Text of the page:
GIBSONTON — Last month, LaShay Waiters got down on one knee and proposed to Yvette Alexandre in front of a room packed with family and friends. She said yes.
About two weeks ago, it was Alexandre's turn to surprise him: She was pregnant. It wasn't planned, but the young couple was excited about being parents.
"They had a great future together," said Waiters' mother, Tamika Snipes.
Now they're gone.
Waiters, 24, and Alexandre, 21, died after a wrong-way driver slammed into the couple's car Thursday night on Interstate 75 near the Gibsonton exit, authorities said.
The wrong way driver, 21-year-old Justin Lakin of Bradenton, also died after the violent head-on crash. The Florida Highway Patrol on Friday was still investigating what led up to the crash.
Along with the grief, the couple's loved ones were grappling with a question no one yet could answer.
Said Alexandre's father, Robert: "I'd like to know why he was driving on the opposite side of the highway."
Waiters and Alexandre grew up a few counties apart and crossed paths at the University of Central Florida in Orlando.
Alexandre was born in Boston, between two sons of Robert and Suzette Alexandre, and the family moved to Lutz when she was five. She attended Terrace Community Middle School in Thonotosassa and graduated in 2014 from Tampa Bay Technical High School, where she played lacrosse.
Alexandre's faith in God moved her to sing and dance. Until she moved away for college, she attended Brown Memorial Church of God in Christ in Tampa every Sunday, singing in the youth choir and dancing on the liturgical dance team.
She never struggled to find a reason to flash a wide, brilliant smile.
"She was jovial, amicable, free-spirited," said Robert Alexandre, who now lives in Ruskin with Suzette and their 15-year-old son. "She was the best daughter a father could ask for."
Alexandre was inspired to study psychology by Dr. George Huang, a forensic psychologist and her favorite character on the fictional television show Law and Order. She wanted to understand what makes people commit crimes.
She met Waiters at UCF about three years ago, and their personalities clicked.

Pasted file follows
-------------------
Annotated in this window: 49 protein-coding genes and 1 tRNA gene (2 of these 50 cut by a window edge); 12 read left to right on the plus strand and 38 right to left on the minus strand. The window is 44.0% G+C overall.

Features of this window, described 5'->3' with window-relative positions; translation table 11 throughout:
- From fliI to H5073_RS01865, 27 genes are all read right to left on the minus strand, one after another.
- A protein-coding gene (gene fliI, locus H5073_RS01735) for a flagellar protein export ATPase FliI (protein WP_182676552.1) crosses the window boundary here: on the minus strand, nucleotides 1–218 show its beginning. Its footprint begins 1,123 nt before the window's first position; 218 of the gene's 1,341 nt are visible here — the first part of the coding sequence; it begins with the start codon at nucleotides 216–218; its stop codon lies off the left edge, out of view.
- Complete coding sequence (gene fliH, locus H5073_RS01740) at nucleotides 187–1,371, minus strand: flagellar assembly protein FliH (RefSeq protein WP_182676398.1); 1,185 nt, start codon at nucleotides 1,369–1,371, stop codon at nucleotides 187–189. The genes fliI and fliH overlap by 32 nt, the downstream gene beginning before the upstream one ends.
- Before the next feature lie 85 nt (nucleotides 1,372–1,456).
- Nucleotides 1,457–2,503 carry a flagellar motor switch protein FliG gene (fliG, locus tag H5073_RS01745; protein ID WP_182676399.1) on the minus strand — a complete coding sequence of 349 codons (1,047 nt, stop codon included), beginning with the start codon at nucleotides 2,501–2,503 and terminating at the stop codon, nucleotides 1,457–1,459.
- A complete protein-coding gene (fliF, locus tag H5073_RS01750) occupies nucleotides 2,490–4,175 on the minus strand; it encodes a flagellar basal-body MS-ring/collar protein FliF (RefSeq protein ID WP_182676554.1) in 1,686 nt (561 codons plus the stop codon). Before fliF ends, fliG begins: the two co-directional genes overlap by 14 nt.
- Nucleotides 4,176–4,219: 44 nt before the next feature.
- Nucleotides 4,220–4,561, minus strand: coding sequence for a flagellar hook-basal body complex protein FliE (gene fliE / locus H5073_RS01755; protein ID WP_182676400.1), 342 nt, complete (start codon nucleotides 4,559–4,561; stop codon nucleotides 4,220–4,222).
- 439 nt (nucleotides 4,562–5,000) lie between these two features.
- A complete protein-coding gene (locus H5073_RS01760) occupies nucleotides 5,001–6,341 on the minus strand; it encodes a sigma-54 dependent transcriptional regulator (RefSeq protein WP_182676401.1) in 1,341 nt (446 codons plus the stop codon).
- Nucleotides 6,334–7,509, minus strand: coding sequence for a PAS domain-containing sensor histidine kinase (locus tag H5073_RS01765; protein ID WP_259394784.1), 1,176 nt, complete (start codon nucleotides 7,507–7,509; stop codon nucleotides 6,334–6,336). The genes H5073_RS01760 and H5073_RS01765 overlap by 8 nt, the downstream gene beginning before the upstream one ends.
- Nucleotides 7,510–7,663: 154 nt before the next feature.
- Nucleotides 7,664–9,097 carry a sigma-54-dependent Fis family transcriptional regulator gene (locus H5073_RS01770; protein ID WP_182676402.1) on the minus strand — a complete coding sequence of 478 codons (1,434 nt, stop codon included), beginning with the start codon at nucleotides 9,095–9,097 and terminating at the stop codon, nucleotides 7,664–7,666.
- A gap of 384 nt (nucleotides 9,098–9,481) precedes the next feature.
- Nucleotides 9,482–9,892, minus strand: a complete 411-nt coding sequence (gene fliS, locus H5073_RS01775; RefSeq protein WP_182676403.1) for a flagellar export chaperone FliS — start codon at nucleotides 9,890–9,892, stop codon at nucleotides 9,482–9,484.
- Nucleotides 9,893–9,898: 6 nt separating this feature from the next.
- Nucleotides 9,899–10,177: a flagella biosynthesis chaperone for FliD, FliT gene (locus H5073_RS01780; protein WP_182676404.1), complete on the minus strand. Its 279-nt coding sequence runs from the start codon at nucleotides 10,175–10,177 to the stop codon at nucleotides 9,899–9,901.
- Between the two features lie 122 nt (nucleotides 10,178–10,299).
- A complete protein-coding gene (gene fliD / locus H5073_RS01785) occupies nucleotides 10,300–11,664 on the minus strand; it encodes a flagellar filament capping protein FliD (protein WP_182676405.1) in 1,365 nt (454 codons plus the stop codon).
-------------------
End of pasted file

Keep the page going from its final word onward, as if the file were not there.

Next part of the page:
Known by the nickname Shay, he was born in Bradenton, one of seven siblings, and graduated from Braden River High School, said Snipes, his mother, who now lives in Ruskin. He decided to study sports medicine with hopes of becoming a team doctor in the National Football League.
While pursuing his degree, Waiters worked as a supervisor at an Orlando YMCA and coached a flag football team for players younger than 18.
"He had a passion for kids," Snipes said. "He got along with everybody and had a great sense of humor."'
A couple of months ago, Waiters and Alexandre moved into a new apartment in Orlando. He hatched a plan for a surprise wedding proposal, inviting about 50 of the couple's family members and friends to what Alexandre thought would be a housewarming party in the apartment complex's clubhouse on Oct. 25.
Before he proposed, Waiters pulled Robert Alexandre aside and asked for his daughter's hand in marriage.
"I found that admirable, especially given the young men of this era who don't understand the value of chivalry," Alexandre said.
His daughter was the only person in the room surprised by the timing of the proposal, and she bawled like a baby, her father said.
About two weeks later, Alexandre told him she was pregnant. It wasn't part of their plan, but they were happy, their family said. They would graduate as planned in the spring and juggle careers and parenthood.
"She was determined, so I knew she wouldn't let anything hold her back from what she wanted to do," her father said.
On Thursday, the couple and a friend stopped by the home of Alexandre's parents on the way to have Thanksgiving dinner at Snipes' house. Robert Alexandre spoke with the couple in a conversation that, in hindsight, he's glad he had.
"I wanted to reaffirm the fact that I was proud of them and I didn't want them to feel anyone was disappointed in the choices they made. That couldn't be further from the truth," he said. "I wanted her to know that she had my enduring love and support as a father."
After dinner, they stopped by the Alexandres' house again for another quick visit before heading to Tampa to take their friend home.
They stayed for about 10 minutes and dashed out again. Her parents told her they'd see her later.
The couple planned to spend the night at Snipes' house, and almost made it.
But as Waiters drove south in Snipes' 2009 Ford Focus shortly after 10 p.m., Lakin was headed north in the center southbound lane driving a 2012 Toyota Corolla. They collided just south of Exit 250 at Gibsonton Drive.
The force of the crash crumpled both cars. Rescue crews had to remove the Focus' roof to get to Waiters and Alexandre. All three were wearing seatbelts and died at Tampa General Hospital.
It was also not immediately clear to investigators where Lakin entered I-75 headed the wrong way. Alcohol was not immediately suspected as a factor in the crash but the investigation continued Friday and a toxicology report on Lakin was pending, said Sgt. Steve Gaskins, a spokesman for the Highway Patrol.
Lakin's father, Brian, declined to speak with a reporter when reached by phone Friday.
"I'm in shock," he said.
Alexandre's parents didn't know what happened until Highway Patrol troopers showed up at the their home at about 4 a.m. Friday.
By then, their daughter and the fiance she was to share her life with were already gone.
"I believe he would make a very good son-in-law," Robert Alexandre said, "but now I'll never know."
Contact Tony Marrero at [email protected] or (813) 226-3374. Follow @tmarrerotimes.